Equally, I've seen large shops send a few people on a training course and expect them to design, implement and migrate onto a virtualisation platform without any prior experience. Trouble is, that lack of experience shows itself by complaints about lack of performance, reliability, inability to use features etc., resulting in virtualisation gaining a bad reputation within a company. Sometimes, it really is worth spending on an experienced third party outfit to set it up.

Patch management is relatively straight forward, both for guest OS and host virtualisation, so this isn't such a big issue.

Licensing is a big can of worms - Be it operating systems or applications. Server OS are fairly straight forward (at least since MS released Hyper-V and getting civilised with VMware). Apps are more complicated, particularly where OEM licenses are concerned - if you P2V a server with an OEM'd software package, watch the smallprint, particularly if the app is licensed per CPU or per core (Oracle for example). There are all sorts of questions - for example, how does vMotion/rapid migration impact licensing - do you have to license all servers in a cluster that the app may run on?

Virtualisation can simplify management, but only if it is designed and implemented properly, both technically and procedurally at the outset - but I agree with the point made about integrating with what's already there - virtualisation is a big enough upheaval on it's own.

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security/bugs thought

first off, thanks to the people who answered my last questions, pointing out that there was more than consolidation to consider.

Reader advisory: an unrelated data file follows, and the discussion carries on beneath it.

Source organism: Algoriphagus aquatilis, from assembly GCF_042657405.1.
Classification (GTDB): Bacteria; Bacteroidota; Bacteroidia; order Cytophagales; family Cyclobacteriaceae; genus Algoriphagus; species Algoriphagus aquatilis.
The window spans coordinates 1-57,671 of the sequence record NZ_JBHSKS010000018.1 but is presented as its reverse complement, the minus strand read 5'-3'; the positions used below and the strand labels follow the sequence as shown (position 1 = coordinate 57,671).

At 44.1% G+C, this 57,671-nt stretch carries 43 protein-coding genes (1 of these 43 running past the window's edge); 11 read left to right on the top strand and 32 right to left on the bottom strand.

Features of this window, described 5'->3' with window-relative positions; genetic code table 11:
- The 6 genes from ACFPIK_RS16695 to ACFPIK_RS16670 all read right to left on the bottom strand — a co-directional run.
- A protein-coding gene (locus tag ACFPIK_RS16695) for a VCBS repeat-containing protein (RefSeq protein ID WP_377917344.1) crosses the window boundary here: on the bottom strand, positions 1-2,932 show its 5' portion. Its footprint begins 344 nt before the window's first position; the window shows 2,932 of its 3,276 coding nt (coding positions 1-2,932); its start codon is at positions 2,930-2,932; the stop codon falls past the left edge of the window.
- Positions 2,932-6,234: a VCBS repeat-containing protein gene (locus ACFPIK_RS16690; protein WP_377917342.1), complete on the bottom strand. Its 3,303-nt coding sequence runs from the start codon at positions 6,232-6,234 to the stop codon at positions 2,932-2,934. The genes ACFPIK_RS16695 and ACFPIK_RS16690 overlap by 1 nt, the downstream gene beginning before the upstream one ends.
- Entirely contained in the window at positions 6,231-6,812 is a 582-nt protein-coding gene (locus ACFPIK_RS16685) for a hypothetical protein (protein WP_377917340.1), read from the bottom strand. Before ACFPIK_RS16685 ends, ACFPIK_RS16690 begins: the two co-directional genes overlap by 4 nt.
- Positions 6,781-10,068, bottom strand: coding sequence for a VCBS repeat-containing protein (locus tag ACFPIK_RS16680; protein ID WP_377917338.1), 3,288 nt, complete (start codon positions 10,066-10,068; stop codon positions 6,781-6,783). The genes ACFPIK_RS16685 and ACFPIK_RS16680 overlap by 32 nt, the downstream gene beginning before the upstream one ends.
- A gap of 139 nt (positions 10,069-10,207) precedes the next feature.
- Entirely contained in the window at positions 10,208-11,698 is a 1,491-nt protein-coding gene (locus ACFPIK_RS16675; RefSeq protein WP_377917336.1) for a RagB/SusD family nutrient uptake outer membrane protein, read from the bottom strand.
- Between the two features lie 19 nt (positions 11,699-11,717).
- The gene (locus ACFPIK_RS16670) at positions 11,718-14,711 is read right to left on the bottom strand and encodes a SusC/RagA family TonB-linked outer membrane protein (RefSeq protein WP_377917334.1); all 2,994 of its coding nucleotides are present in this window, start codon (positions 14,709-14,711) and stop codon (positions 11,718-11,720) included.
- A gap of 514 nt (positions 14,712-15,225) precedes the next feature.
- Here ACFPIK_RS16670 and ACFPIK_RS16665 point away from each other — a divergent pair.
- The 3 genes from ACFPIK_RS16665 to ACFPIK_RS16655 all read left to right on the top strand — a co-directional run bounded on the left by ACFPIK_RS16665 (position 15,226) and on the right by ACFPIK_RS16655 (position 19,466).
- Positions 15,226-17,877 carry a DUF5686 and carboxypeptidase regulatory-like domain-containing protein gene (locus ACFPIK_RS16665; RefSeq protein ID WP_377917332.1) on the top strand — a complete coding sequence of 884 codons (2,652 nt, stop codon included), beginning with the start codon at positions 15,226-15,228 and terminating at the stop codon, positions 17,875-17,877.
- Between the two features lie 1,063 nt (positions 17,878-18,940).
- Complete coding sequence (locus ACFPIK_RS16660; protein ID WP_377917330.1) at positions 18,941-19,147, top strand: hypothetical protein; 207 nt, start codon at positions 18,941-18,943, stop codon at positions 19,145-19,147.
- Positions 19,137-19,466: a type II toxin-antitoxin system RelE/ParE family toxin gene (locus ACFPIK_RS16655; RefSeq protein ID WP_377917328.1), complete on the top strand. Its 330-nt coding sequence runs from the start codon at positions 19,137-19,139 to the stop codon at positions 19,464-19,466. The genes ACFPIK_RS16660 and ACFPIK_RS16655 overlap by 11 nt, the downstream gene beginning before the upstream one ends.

However I've been concerned with possible interactions of VM behaviour with software requirements, esp. databases in my cases. They must flush stuff to disk in the right order and that must be guaranteed by hardware (not doing so leaves a window of possible data corruption, which is very small if running on well-managed hardware but it's still there, and not all hardware is well managed - I think we've all seen critical data on servers shoved into cupboards with no UPS and/or no firewall).

I finally found a statement on the VMWare site which said their bare-metal hypervisor would maintain exactly the same disk characteristics (can't remember the exact phrase) so at last I had an answer - but did anyone else even realise there was a question? I don't think so, and the question as to these characteristics on non-bare-metal hypervisors is still open (anyone running a DB like this? I'm curious). People are buying into this without being critical enough. I'm not saying VMWare is inadequate, just that it's early days and people need to be less accepting.

Which brings me onto another question regarding actual bugs. This is the third time I've posted this: <http://communities.vmware.com/message/967522> "WARNING: VM bug & SCSI disks causes file data corruption (SQL2005)!" (this is reported in workstation, not server. It's not clear whether it's been resolved).

A technology would have to be very, very mature before I put critical stuff on it. VMWare is damn good but I don't know if we're at that stage yet.